Melanosis Coli
(Pseudomelanosis Coli)

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What is melanosis coli?

Melanosis coli is a condition usually associated with chronic laxative use in which dark pigment is deposited in the lamina propria (one of the lining layers) of the large intestine (colon). The pigment deposition results in a characteristic dark brown to black discoloration of the lining of the large intestine. This condition is sometimes called pseudomelanosis coli because the pigment deposits consist of a pigment known as lipofuscin and do not contain melanin as implied by the term "melanosis." Lipofuscin is a cellular pigment that forms when cells are destroyed, often called "wear and tear" pigment that can be found throughout the body.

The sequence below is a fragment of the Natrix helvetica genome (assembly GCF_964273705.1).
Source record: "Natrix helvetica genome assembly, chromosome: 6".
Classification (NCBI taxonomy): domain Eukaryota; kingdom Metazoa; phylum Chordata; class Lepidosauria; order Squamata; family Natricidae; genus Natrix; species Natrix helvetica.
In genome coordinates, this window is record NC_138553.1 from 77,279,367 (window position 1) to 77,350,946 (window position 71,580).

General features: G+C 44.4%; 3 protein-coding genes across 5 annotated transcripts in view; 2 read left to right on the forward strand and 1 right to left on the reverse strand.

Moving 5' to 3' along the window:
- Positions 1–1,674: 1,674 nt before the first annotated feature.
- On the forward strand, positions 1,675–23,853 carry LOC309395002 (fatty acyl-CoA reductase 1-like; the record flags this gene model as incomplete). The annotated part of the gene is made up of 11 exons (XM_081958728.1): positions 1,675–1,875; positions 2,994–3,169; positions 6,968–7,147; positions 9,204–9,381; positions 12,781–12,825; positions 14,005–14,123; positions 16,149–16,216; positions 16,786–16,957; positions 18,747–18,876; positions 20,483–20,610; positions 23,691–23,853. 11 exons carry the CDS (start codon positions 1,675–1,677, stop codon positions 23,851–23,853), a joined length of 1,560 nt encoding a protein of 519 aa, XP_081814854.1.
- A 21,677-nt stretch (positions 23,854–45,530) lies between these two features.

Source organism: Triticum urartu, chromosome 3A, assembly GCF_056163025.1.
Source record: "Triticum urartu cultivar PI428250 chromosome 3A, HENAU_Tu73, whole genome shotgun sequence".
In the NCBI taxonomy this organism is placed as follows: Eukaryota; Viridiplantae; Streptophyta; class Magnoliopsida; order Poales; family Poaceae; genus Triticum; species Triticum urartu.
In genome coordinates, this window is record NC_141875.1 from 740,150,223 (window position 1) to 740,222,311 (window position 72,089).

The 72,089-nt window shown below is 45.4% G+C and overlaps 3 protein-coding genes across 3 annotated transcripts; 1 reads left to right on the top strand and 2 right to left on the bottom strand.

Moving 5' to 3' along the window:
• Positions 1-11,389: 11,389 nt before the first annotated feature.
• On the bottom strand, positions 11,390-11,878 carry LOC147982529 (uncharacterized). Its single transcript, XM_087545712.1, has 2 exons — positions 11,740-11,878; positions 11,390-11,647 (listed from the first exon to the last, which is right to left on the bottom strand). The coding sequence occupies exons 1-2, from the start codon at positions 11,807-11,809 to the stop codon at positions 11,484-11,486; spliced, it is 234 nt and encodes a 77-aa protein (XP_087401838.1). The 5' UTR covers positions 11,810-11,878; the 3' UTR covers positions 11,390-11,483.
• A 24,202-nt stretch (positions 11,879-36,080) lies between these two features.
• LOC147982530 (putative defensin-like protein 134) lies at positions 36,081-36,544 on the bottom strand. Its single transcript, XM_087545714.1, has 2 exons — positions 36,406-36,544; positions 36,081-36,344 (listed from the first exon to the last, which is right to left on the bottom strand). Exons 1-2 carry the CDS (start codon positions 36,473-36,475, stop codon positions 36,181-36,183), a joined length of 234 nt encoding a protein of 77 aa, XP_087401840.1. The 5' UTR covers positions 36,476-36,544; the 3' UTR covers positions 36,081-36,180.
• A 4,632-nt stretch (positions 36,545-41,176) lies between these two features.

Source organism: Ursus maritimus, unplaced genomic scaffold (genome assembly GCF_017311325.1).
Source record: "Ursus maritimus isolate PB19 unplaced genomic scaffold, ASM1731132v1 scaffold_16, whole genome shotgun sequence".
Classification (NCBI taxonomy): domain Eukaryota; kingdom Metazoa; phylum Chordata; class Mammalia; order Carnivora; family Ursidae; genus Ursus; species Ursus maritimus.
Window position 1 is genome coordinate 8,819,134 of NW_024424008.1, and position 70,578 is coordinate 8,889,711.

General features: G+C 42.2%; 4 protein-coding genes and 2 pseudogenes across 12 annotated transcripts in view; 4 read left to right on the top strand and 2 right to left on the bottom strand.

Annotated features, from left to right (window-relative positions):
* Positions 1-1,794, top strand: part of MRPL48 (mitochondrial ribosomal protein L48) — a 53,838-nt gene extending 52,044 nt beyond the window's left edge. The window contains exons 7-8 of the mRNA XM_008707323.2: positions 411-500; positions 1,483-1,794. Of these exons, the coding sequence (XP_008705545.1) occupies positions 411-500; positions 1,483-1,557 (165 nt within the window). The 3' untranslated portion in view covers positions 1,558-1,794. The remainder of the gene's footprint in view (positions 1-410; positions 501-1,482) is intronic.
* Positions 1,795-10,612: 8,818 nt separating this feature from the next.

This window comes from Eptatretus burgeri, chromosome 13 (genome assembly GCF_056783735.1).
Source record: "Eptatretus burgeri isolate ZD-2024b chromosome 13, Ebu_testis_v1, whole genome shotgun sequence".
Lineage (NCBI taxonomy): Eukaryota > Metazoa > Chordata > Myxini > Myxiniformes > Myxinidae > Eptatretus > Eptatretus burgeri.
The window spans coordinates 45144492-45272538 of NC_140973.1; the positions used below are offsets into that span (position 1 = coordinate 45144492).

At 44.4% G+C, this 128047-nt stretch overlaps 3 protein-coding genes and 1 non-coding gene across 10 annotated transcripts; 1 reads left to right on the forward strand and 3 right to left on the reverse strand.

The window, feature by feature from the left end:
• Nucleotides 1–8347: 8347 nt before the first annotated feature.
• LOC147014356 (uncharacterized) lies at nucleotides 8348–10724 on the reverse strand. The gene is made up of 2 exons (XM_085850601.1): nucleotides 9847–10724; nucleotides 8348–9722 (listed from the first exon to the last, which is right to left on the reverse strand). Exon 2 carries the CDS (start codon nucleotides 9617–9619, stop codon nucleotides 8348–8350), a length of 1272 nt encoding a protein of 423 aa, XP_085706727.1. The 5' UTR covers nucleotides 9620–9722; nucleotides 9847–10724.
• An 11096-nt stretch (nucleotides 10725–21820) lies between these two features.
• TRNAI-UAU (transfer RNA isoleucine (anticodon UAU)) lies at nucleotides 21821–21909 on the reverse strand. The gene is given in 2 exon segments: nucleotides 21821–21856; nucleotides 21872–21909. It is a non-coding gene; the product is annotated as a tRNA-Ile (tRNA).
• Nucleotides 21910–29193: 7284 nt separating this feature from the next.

The dark color of the intestinal lining may be uniform or patterned, and the discoloration may be slight or very pronounced. The intensity and pattern of the discoloration may even vary among different sites in the colon of a single person. The condition may also be reversed upon discontinuation of laxative use. In some cases, the wall of the colon appears normal to the eye, but microscopic evaluation of biopsies by a pathologist reveals areas of pigment in the colon's lining. The pigment in melanosis coli does not accumulate in polyps or tumors of the large intestine.

Medically Reviewed by a Doctor on 7/17/2014

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Melanosis Coli - Symptoms and Diagnosis Question: What symptoms, if any, did you experience with melanosis coli, and how were you diagnosed?